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Postage stamps and postal history of Spain

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One of the first stamps of Spain, issued 1850.

This is a survey of the postage stamps and postal history of Spain.

A royal decree of September 12, 1861 established the Fábrica del Sello as the exclusive printer of Spanish stamps. In 1893 the Fábrica del Sello merged with the Casa de la Moneda to form the La Fábrica Nacional de Moneda y Timbre (FNMT) which has printed the stamps of Spain and its dependencies ever since, except during the Third Carlist War and the Spanish Civil War when concurrent issues were authorized by competing sides. Beginning in the 1950s the printer's initials, "F.N.M.T.", began to appear at the bottom of some stamps. Since 1977, the year of issue has appeared on Spanish stamps.

Stamps in Spain are distributed and sold by the Spanish postal service known as the Correos y Telégrafos, and beginning in 2001 officially a governmental corporation, the Sociedad Estatal de Correos y Telégrafos, S.A.[1][2] Since 2011 the corporation and its subsidiaries are known as the "Grupo Correos".[3]

Geographical and historical context

Spain is located in southwestern Europe on the Iberian Peninsula. Its mainland is bordered to the south and east by the Mediterranean Sea except for a small land boundary with Gibraltar; to the north by France, Cantabric Sea, and to the northwest and west by the Atlantic Ocean and Portugal.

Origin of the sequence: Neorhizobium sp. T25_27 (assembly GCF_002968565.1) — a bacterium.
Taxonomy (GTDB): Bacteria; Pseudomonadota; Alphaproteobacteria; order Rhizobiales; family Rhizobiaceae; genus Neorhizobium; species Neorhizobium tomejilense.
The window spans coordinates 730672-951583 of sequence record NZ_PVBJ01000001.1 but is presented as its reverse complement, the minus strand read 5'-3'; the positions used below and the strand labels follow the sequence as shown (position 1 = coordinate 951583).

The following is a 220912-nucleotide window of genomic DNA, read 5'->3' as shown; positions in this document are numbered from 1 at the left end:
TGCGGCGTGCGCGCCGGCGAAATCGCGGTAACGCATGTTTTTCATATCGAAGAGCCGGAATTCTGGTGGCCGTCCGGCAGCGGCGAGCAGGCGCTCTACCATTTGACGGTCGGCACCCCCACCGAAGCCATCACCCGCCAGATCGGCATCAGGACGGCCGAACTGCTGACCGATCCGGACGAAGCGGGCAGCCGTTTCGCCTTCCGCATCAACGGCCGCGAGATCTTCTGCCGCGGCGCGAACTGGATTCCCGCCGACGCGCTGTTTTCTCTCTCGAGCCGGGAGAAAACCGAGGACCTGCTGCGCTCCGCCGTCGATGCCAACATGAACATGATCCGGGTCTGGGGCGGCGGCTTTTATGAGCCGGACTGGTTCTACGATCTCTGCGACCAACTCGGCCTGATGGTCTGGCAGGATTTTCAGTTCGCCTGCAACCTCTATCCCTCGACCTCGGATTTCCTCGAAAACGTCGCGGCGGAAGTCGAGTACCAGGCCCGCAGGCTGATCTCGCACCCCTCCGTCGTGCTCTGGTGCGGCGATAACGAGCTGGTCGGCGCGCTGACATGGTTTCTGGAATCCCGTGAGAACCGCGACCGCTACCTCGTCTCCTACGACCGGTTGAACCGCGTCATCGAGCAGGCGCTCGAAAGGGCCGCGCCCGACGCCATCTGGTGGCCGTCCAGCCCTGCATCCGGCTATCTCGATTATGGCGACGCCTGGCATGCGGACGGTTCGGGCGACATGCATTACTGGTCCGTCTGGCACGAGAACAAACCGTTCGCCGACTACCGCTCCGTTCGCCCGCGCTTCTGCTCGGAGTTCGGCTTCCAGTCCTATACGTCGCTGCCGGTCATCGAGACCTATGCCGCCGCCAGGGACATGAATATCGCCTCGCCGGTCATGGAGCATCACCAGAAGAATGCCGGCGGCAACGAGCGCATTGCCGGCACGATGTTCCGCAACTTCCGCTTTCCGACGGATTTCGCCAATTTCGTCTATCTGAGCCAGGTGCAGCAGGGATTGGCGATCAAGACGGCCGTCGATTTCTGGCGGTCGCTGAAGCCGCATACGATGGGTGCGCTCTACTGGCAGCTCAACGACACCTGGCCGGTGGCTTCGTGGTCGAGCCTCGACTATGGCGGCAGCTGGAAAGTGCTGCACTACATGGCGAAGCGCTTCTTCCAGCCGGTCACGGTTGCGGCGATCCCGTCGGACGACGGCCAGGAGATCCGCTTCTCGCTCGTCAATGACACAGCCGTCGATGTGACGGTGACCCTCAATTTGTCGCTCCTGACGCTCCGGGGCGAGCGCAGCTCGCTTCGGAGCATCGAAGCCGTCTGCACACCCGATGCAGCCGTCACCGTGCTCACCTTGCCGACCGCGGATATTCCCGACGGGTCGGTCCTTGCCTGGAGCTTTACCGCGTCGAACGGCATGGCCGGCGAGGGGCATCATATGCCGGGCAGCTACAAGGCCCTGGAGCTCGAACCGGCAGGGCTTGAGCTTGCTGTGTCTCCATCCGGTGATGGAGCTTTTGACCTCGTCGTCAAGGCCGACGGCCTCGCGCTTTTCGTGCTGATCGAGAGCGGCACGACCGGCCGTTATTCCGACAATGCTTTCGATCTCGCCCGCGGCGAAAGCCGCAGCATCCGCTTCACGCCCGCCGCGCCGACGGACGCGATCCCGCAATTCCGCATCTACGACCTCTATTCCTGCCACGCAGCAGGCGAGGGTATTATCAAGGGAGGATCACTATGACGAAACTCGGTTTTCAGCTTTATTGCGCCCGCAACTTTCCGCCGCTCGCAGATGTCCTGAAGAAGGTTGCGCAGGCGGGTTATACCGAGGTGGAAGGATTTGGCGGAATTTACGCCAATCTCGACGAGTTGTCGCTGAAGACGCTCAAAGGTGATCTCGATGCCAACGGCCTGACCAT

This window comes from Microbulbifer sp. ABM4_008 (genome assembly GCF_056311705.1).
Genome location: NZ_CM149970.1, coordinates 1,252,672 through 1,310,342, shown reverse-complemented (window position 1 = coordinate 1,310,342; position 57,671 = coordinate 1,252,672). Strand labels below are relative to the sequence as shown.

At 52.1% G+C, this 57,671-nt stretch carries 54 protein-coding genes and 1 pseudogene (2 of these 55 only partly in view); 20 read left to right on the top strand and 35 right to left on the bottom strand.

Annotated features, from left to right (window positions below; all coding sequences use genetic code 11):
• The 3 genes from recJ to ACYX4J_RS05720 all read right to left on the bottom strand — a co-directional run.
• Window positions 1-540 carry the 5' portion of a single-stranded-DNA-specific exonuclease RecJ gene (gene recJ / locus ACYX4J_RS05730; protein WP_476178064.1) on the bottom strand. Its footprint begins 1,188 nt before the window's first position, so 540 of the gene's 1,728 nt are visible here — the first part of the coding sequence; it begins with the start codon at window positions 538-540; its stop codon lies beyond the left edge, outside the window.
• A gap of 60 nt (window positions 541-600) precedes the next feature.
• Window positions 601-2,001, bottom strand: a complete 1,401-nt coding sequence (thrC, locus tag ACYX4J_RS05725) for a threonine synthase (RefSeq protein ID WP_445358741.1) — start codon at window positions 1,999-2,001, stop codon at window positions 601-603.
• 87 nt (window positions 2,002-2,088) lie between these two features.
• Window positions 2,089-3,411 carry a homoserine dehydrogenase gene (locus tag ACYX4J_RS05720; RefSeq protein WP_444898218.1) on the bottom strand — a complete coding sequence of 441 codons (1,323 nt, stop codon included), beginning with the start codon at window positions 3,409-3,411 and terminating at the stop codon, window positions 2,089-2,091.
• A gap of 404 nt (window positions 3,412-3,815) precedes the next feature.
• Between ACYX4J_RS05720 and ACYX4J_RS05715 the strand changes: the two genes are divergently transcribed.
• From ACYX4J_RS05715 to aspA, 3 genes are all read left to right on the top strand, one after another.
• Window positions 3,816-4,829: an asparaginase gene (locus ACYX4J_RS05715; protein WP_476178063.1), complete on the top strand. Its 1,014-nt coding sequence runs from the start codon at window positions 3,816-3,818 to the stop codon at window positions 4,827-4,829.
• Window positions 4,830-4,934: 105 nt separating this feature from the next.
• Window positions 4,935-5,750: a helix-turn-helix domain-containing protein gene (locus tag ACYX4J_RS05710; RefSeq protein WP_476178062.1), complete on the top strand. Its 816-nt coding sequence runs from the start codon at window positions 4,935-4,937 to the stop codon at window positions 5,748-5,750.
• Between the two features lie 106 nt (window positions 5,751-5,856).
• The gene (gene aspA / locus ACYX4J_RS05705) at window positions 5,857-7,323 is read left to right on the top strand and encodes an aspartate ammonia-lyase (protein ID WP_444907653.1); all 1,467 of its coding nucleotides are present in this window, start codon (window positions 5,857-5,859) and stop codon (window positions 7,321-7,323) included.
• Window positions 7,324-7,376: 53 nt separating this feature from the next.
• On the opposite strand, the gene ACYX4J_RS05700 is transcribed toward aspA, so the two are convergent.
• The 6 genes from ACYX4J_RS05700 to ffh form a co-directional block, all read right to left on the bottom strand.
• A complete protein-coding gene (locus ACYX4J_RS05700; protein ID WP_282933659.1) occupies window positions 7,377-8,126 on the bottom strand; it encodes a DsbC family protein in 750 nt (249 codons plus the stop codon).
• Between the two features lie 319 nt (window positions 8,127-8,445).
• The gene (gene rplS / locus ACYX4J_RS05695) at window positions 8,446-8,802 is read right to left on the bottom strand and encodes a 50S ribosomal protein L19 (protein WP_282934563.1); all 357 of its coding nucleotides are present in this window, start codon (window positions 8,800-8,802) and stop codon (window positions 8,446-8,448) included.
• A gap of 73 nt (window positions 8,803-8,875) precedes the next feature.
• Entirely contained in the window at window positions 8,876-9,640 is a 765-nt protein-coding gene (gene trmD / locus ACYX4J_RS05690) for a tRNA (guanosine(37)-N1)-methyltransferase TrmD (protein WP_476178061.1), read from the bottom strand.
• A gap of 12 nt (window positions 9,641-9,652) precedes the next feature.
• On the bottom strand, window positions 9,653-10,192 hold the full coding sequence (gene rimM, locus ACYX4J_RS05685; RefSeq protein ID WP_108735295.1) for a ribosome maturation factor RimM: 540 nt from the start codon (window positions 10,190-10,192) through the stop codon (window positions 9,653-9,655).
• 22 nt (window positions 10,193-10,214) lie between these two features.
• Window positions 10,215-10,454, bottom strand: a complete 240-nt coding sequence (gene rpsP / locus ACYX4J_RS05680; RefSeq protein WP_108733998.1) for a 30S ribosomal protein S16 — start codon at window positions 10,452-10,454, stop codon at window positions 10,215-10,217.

Spain was a monarchy established by Queen Isabella and King Fernando in the union of the Kingdom of Castile with the Kingdom of Aragon. Their marriage was in 1469. Spanish forces completed the reconquest in 1492, and Jews were expelled by the Alhambra Decree that same year. In 1713, France won War of the Spanish Succession and the Bourbon monarchy was established in Spain. Napoleon occupied Spain from 1808 to 1814. The "war of independence" against France was followed by the Carlist Wars, during which the First Spanish Republic briefly held sway until the restoration of the Bourbons in 1874. Spain remained a monarchy until 1931, when the Second Spanish Republic was established. Communists, socialists, statists and royalists fought the Spanish Civil War from 1936 to 1939, after which the Spanish State of Generalisimo Francisco Franco was generally recognized. The monarchy was restored in 1975 with the ascension of Juan Carlos as king.

Until 1866, the currency was the real which equaled 8 cuartos or 32 maravedis. That year the escudo was introduced, equalling 100 centimos or 1000 milesimas.

Early postal history

Both Castile and Aragon had royal posts during the Middle Ages, and various monasteries and guilds had posts for their members, but Spain's postal system really developed from the contract that Philip I of Castile let to Thurn und Taxis in 1500.[4] That contract gave Thurn und Taxis a monopoly over postal services in the kingdom, thus incommoding the existing entrenched, albeit piecemeal, systems.[4] New route were set up and both naval and merchants ships were required to carry the mail. The system became comprehensive.[4] By 1849 there were about 450 post offices in Spain.[4]

In May 1514, Joanna of Castile appointed the first postmaster for the Indies (Spanish holdings in the New World).[5] But it was not until 8 August 1764, when a royal decree established the "Correo Maritimo de Espana y sus Indias Occidentales" (Maritime Mail of Spain and the Spanish West Indies), with its headquarters in Madrid and offices in major Spanish cites as well as in Havana, Buenos Aires, and Montevideo, that the system spread throughout the Spanish Empire.[4]

First stamps

1851 Dos reales stamp, printed in blue instead of red. One of only 3 examples known. (The Tapling Collection)